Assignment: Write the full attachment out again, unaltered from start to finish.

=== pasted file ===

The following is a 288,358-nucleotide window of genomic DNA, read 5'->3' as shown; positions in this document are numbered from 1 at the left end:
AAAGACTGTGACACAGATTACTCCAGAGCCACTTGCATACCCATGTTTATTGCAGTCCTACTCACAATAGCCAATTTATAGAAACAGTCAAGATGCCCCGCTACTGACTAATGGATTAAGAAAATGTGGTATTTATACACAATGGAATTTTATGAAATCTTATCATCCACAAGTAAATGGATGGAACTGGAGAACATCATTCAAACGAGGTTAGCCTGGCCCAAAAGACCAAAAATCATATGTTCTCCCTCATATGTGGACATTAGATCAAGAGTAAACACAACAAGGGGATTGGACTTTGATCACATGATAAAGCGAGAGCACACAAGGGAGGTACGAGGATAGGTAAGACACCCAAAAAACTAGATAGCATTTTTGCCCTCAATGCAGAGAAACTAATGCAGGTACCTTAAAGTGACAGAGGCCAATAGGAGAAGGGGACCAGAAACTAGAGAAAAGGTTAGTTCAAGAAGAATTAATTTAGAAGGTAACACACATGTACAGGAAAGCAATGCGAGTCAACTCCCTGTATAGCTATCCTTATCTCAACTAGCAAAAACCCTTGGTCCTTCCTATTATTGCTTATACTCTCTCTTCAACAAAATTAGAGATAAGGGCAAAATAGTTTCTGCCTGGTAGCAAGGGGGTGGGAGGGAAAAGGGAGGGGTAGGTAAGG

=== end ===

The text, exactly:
The following is a 288,358-nucleotide window of genomic DNA, read 5'->3' as shown; positions in this document are numbered from 1 at the left end:
AAAGACTGTGACACAGATTACTCCAGAGCCACTTGCATACCCATGTTTATTGCAGTCCTACTCACAATAGCCAATTTATAGAAACAGTCAAGATGCCCCGCTACTGACTAATGGATTAAGAAAATGTGGTATTTATACACAATGGAATTTTATGAAATCTTATCATCCACAAGTAAATGGATGGAACTGGAGAACATCATTCAAACGAGGTTAGCCTGGCCCAAAAGACCAAAAATCATATGTTCTCCCTCATATGTGGACATTAGATCAAGAGTAAACACAACAAGGGGATTGGACTTTGATCACATGATAAAGCGAGAGCACACAAGGGAGGTACGAGGATAGGTAAGACACCCAAAAAACTAGATAGCATTTTTGCCCTCAATGCAGAGAAACTAATGCAGGTACCTTAAAGTGACAGAGGCCAATAGGAGAAGGGGACCAGAAACTAGAGAAAAGGTTAGTTCAAGAAGAATTAATTTAGAAGGTAACACACATGTACAGGAAAGCAATGCGAGTCAACTCCCTGTATAGCTATCCTTATCTCAACTAGCAAAAACCCTTGGTCCTTCCTATTATTGCTTATACTCTCTCTTCAACAAAATTAGAGATAAGGGCAAAATAGTTTCTGCCTGGTAGCAAGGGGGTGGGAGGGAAAAGGGAGGGGTAGGTAAGG